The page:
Alice G. Walton puts the coffeehouse on the couch:
[T]he coffee house plays the central role of “Third Place” in our lives – home being the first and work being the second – and Starbucks has always been vocal about its desire to be this third place for its customer. What’s interesting is that humans actually really need this place, and we’ve needed if for practically our whole existence, according to some. About 20 years ago, Ray Oldenburg, PhD, who wrote a book called The Great Good Place, argued that there are a number of attributes that make a third place a third place: It has to be convenient, inviting, serve something, and have some good regulars (which, he says, is actually more important than having a good host).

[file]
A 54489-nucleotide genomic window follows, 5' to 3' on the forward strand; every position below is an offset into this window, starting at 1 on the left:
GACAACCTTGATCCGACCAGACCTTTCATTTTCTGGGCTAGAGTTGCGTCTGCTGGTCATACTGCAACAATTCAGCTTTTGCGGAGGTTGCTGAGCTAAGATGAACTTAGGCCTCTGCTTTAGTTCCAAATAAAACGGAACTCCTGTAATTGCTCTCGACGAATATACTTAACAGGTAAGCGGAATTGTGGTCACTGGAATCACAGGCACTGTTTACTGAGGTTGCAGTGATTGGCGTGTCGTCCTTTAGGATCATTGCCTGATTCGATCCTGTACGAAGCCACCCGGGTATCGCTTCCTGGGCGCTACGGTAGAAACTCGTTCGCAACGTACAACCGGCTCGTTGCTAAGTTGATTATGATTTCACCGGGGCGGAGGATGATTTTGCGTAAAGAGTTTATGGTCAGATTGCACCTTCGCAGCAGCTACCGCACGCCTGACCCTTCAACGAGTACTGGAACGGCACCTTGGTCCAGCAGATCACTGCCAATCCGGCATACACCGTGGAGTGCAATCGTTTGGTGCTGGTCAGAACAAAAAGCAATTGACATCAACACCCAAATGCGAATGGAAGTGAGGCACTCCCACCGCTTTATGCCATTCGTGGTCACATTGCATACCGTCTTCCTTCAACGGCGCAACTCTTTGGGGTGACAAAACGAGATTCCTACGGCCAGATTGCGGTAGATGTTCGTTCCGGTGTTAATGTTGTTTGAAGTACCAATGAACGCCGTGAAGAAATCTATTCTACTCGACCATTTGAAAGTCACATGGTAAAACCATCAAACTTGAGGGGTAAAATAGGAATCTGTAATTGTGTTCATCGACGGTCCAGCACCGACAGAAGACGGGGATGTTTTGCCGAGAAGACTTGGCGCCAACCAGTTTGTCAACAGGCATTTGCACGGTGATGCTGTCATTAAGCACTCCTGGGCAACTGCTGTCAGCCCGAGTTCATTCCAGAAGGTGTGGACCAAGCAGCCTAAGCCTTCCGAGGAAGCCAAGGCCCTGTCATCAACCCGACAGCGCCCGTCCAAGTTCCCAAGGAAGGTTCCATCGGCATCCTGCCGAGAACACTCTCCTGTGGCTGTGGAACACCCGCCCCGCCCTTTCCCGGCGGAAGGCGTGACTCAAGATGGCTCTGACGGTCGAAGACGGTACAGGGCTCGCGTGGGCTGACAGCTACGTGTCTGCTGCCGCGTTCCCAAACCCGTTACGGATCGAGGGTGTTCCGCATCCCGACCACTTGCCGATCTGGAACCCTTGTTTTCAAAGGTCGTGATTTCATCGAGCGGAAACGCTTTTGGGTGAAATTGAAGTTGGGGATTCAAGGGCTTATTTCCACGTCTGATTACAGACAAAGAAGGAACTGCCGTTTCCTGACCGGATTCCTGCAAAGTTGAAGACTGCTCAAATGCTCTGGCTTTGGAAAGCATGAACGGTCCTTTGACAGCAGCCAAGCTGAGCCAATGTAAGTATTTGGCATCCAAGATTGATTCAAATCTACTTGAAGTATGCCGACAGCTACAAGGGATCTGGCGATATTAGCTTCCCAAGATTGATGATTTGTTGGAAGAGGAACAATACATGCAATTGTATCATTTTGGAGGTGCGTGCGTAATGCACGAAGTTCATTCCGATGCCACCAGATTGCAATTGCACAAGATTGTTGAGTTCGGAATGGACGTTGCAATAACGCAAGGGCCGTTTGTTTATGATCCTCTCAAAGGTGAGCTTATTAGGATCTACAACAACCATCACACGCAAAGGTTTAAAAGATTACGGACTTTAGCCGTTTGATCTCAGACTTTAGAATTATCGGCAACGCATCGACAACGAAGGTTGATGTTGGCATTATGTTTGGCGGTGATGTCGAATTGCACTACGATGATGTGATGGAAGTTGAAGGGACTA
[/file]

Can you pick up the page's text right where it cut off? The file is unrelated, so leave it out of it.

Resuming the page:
Recent store renovations seem to discourage sitting for too long:
“Changing the business model from third places to speed lane stops will not change the underlying human psychological need,” says Suzanne Roff, PhD, an industrial psychologist. “The value added to a cup of Starbucks coffee is the safe, unhurried comfortable environment that is not home or the workplace. This has become its brand identification.” If Starbucks continues to standardize its stores and shave down their comforts, its “third placeness” will continue to dissolve, and “urban consumers in particular will lose an informal social network (that emerges without a plan) that is an important antidote to loneliness and isolation."
(Discarded sign found next to a dumpster behind a Starbucks in Roanoke Rapids, Va via I Heart Chaos)